It’s a popular place and the car park was full; we found a spot in the overspill behind the building. Thankfully everyone was wearing a mask inside and the doors were kept open. We followed the line of folks looking from shelf to shelf… there was sooo much chocolate! We saw a corner with unlabelled boxes; a surprise box! One kilo of Lindt chocolate for 7.50€. That seemed a bargain to us! We grabbed a box and headed to the check-out. Thankfully our card worked perfectly this time and we were also given a free chocolate chicken in an easter bucket… one of my friends messaged me and told me she loves Lindt chocolate so the chicken now has her name on it! We headed back to the car and opened our box… so many bars! I told Gerry we had to walk 20km before we could eat any… but we could make one exception so we chose a dark chocolate with bitter orange… it didn’t last long but oh it was yummy!

It has stopped raining so before heading home we decided to go for a walk around Oloron. We’re so glad we did. The cathedral is beautiful. The building was huge and inside the walls were decorated with glorious artwork. Outside we meandered through the streets (found a cash machine that worked perfectly) and headed back to the car. We chatted and laughed and just enjoyed the sight-seeing. Gerry made another bad joke and I laughed and said… “I’m so lucky to have you” to which he replied “I know”

We had a wonderful day sight-seeing and meandering… this is a beautiful area and I wish we had more time… but the camino calls us onwards!

12 thoughts on “Rejection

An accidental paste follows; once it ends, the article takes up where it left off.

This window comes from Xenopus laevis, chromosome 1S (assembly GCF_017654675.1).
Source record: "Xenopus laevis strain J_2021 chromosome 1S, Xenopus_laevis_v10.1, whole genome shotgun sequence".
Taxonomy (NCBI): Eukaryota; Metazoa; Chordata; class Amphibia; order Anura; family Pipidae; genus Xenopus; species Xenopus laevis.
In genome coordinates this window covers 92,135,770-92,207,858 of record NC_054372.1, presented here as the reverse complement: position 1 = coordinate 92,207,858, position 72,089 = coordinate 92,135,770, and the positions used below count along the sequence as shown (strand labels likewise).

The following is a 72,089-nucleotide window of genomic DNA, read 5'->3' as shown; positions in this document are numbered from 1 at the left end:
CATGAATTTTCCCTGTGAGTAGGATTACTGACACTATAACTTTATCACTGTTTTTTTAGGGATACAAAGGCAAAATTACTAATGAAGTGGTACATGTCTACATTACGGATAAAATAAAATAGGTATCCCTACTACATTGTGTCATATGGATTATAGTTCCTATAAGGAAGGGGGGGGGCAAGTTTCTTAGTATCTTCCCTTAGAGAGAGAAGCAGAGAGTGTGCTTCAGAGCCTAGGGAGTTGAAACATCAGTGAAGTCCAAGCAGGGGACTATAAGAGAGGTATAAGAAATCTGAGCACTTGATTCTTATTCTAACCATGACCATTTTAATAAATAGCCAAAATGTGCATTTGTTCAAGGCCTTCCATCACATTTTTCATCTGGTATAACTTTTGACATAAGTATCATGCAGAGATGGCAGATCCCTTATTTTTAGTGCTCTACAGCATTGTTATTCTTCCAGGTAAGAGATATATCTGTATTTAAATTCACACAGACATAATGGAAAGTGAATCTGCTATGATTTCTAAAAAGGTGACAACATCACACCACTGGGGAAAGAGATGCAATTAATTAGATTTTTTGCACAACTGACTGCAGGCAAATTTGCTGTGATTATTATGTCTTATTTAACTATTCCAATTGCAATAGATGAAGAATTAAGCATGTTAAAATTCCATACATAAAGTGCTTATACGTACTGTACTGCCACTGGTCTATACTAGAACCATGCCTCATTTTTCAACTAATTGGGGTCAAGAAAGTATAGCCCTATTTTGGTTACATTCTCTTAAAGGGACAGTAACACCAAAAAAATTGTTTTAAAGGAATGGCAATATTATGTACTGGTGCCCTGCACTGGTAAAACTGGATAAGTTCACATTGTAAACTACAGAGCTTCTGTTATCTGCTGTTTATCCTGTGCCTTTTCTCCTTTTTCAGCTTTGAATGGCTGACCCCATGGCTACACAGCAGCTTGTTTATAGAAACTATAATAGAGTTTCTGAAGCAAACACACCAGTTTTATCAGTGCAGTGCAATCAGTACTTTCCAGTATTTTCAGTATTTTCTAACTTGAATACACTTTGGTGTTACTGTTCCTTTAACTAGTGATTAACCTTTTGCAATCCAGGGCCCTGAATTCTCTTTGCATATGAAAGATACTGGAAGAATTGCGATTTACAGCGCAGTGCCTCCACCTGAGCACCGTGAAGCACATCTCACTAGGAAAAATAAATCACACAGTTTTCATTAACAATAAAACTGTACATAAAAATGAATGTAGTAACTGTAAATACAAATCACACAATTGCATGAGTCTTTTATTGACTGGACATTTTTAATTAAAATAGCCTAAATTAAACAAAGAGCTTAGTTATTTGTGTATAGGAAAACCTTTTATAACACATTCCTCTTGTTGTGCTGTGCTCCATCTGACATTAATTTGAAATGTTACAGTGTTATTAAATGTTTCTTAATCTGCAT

1. Thank you, wonderful on every count..I like salted caramel..must try banana and salt..then ONCE I tried a jam and sardines given to my by a Chinese friend who try to convince me it is like sweet and sour..must admit I have not tried it again..maybe Gerry has a point…


    • I adore salted caramel… it’s not often I can eat it now as often caramel has gluten in it… not sure I’d be trying jam and sardine though 😀 😀


  2. I like LINDT chocolate too – and that rhymes with HINT.
    You have chosen the worst time for walking – you don’t expect so much rain in July – and apparently it also caught them off guard in Kensington. The tunnels sound amazing and in times of money and development they promised to be a real futuristic feature of the landscape. ( If they ever finish any of these ginormous unfeasible projects in and over and under and through the Pyrenees.)


    • the tunnel is amazing… and easy 😀 thankfully we had blue skies in Spain. We have a lot of chocolate too… I’m sure there’s enough to share 😀


  3. I might have passed you on Oloron – I was there at 4.00 but resisted the temptation to get chocolate. I just went to Lartigue to their sale. Too bad the weather prevented you from contiuing up to the Somport but tomorrow is another day…. Keep posting!!


    • oh what a shame! If we had know you’d be here we could have made plans! We’re going to switch some of the stages around for the next couple of days to make the most of the weather… we’ll try again with the Pass in a few days!


  4. What a pity about all that rain, Colleen.
    It was great that you were able to take advantage of a non-walking day and meander around the Station though. It looks so magnificant! Not an area of France/Spain I know much about.
    As usual, your photos are super – thanks for the chocolate Splurge mmmmmm